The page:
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Wednesday, May 22, 2024 | Back issues
Courthouse News Service Courthouse News Service

Houstonians Freed in Iran Prisoner Exchange

HOUSTON (CN) - As two men walked out of a federal jail Sunday in the prisoner exchange with Iran, one of their attorneys called it "an exchange of innocence for innocence."

Khosraw Afghahi, 72, and Bahram Mechanic, 69, were pardoned and released. They own Iran-based Faratel Corp. and its Houston-based sister company Smart Power Systems, which opened in 1984 and makes electronic equipment and surge protectors.

Federal agents arrested them in April 2015 on charges of shipping $24 million worth of microelectronics used to build missiles to Iran in violation of trade sanctions.

Each faced up to 20 years in prison based on a 24-count indictment and their companies up to $1 million fines for each violation of the International Emergency Economic Powers Act.

They were two of the seven Iranians in the United States whom President Obama pardoned in exchange for the release of four Americans imprisoned in Iran, including Washington Post reporter Jason Rezaian.

A third Houston resident, Mechanic's nephew Tooraj Faridi, 46, also was pardoned. He is vice president of Smart Power Systems and was charged with helping transfer U.S. technology to Iran.

Iran threatened until the last minute to scuttle the deal, by refusing to let Razaian's wife and mother leave Iran with him. It was unclear whether Iran did it to show its muscle to the United States, or because hard-liners in Iran's security services wanted to demonstrate their power.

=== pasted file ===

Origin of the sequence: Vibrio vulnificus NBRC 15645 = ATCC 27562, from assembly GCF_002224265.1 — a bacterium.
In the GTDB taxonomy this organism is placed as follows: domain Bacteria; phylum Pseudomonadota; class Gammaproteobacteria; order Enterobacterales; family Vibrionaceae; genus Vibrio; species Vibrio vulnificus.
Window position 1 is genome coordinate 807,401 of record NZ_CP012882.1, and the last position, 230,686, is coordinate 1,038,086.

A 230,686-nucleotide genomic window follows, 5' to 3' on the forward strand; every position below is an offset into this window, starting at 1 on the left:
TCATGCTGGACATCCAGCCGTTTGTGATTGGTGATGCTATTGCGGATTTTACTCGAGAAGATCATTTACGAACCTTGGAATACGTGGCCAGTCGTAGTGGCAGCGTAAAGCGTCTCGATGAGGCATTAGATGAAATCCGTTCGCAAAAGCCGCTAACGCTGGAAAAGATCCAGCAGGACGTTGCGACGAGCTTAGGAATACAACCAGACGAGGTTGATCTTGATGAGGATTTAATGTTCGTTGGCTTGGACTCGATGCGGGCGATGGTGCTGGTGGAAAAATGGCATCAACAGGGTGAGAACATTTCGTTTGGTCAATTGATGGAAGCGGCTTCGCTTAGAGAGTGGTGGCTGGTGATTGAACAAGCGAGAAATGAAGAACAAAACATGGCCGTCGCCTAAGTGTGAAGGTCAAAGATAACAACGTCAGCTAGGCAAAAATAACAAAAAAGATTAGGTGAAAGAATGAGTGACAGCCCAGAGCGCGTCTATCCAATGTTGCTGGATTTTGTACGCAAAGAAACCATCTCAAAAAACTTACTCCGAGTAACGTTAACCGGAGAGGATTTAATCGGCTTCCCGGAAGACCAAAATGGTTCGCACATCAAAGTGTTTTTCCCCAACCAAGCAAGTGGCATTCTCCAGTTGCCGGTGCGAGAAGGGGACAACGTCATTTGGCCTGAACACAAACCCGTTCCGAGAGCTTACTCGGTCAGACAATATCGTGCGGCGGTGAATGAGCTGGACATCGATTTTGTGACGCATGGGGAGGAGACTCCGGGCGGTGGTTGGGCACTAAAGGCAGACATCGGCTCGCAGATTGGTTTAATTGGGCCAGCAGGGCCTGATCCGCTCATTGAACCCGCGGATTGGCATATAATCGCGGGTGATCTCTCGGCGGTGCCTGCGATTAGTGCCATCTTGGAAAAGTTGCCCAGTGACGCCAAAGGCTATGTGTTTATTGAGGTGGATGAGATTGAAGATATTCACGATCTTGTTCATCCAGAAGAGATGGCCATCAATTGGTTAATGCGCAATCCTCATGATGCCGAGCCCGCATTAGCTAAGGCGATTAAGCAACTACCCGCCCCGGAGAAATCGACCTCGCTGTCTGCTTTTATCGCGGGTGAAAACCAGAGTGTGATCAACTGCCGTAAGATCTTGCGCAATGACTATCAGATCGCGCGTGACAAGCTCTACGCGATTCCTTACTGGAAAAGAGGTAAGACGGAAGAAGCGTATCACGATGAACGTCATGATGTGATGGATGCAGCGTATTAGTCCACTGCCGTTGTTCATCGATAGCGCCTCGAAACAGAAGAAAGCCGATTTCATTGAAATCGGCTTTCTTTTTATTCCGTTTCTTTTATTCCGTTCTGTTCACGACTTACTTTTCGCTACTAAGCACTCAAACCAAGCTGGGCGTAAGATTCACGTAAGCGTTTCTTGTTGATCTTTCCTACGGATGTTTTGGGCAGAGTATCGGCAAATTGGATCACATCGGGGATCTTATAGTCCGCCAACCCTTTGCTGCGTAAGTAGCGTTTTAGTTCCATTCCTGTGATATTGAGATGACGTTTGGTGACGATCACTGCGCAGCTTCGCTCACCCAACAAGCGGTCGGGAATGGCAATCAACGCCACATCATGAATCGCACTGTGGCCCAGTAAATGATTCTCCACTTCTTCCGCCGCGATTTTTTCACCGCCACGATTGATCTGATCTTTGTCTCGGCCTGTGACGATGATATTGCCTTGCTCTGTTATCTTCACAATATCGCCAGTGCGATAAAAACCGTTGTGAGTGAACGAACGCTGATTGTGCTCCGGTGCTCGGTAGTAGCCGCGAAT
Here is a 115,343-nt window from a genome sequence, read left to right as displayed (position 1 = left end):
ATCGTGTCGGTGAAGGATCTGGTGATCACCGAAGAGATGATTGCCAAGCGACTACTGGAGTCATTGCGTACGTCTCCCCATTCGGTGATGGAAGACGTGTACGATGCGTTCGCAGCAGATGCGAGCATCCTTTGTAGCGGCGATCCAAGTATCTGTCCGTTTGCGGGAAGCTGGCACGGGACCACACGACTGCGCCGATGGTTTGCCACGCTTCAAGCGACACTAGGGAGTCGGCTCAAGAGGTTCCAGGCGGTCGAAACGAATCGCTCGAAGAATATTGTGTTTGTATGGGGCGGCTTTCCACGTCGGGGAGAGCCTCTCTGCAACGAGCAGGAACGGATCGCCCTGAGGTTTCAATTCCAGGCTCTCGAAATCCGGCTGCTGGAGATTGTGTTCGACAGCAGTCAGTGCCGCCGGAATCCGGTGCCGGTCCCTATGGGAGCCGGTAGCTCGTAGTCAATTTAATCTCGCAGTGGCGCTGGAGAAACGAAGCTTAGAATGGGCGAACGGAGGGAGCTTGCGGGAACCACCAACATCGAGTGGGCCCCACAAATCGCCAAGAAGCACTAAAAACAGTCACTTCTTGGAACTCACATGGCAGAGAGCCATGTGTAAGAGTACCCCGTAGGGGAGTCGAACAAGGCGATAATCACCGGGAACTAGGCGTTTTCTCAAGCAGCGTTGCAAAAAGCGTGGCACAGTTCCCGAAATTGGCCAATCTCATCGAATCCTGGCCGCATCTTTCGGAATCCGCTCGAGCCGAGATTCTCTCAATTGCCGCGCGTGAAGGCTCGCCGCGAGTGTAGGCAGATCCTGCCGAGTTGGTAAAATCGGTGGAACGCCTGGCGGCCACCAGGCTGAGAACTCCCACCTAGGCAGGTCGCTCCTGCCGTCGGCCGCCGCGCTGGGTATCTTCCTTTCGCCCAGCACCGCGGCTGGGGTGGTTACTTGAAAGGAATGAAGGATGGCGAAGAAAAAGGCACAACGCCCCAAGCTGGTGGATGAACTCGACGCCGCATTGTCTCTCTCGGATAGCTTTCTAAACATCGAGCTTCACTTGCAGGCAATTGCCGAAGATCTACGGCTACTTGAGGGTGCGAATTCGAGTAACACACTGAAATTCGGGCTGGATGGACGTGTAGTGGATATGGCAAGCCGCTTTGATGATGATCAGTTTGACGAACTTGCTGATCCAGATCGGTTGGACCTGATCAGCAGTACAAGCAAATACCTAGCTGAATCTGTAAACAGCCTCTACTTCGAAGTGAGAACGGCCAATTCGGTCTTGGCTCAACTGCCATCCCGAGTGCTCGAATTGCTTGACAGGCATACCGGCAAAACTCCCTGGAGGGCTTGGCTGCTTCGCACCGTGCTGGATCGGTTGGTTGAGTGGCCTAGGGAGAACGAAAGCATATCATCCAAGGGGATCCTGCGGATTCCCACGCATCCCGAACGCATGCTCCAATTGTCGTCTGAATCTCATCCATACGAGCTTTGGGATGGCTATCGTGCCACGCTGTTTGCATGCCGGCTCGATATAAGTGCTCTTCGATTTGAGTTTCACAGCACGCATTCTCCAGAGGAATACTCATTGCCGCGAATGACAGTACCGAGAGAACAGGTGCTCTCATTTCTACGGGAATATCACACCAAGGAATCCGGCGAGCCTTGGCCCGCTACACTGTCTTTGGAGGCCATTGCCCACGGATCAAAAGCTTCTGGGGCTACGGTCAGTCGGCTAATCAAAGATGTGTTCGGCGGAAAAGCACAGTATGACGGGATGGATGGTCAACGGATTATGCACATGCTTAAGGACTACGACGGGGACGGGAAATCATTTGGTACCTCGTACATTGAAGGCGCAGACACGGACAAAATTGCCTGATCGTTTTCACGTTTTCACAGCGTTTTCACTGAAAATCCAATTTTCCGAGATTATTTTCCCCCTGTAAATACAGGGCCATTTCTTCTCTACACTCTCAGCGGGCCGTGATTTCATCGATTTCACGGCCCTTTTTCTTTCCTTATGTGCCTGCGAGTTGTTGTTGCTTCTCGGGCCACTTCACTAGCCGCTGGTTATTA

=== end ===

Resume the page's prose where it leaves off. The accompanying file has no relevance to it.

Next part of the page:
Hours after the prisoner swap, which took more than a year to negotiate, the United States and European nations lifted sanctions on Iran that will let it sell oil abroad and give it access to $100 billion in frozen assets - plus $1.3 billion in interest. The prisoner exchange came after international inspectors found the country had dismantled key components of its nuclear program.

The seven pardoned Iranians had been convicted or charged with breaking U.S. trade embargoes against Iran.

Iran held up its end of the bargain by shipping 98 percent of its nuclear fuel to Russia, dismantling more than 12,000 uranium-enriching centrifuges and pouring cement into the core of a reactor built to produce plutonium, according to The New York Times.

Despite the diplomatic progress, Iran's supreme leader, Ayatollah Ali Khamenei on Tuesday warned his government to be on the alert for American "treachery."

That remark came after President Obama imposed new, much milder sanctions on Iran, for announcing a new round of missile tests, the day after the prisoner swap was completed.

Obama praised the diplomatic initiative, while many Republicans derided it.

Iran's President Hassan Rouhani split the difference at a news conference, saying: "Everybody is happy except the Zionists, the warmongers who are fueling sectarian war among Islamic nations, and the hard-liners in the U.S. Congress."

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